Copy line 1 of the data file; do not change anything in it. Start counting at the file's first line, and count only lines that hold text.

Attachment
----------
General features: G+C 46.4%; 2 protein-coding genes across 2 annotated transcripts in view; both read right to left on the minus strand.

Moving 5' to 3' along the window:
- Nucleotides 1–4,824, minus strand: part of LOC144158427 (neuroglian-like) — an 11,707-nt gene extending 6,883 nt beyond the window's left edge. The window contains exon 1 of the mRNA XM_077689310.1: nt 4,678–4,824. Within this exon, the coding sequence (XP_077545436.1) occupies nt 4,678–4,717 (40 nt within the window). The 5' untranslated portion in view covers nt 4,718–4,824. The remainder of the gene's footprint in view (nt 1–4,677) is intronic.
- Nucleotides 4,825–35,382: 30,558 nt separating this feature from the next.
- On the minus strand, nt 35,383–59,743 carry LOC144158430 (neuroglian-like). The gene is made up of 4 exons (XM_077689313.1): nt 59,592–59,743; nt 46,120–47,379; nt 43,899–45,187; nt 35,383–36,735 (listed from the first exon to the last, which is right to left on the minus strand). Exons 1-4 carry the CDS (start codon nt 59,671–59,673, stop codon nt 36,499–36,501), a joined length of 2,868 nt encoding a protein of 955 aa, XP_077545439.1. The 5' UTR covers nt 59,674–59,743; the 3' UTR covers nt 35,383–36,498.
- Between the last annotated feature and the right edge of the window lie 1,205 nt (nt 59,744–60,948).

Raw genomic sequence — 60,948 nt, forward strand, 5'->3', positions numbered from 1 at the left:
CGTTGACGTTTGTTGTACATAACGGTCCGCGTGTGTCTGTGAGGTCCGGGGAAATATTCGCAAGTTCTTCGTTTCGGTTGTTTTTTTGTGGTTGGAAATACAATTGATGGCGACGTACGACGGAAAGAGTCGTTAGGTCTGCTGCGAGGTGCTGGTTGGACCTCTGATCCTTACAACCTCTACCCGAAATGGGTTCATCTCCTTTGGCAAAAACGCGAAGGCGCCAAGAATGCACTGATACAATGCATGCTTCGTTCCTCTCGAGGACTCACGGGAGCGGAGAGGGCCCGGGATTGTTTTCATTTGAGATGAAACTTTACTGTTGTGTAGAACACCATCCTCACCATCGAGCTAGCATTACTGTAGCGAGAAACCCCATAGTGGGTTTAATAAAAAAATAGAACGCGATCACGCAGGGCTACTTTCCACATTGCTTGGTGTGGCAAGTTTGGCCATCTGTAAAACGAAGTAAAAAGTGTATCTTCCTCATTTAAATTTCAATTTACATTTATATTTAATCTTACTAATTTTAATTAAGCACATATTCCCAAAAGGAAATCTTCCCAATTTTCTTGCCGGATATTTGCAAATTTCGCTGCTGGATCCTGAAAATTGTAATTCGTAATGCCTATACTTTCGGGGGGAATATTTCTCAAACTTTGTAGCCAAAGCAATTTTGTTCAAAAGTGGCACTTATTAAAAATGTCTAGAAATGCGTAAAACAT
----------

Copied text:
General features: G+C 46.4%; 2 protein-coding genes across 2 annotated transcripts in view; both read right to left on the minus strand.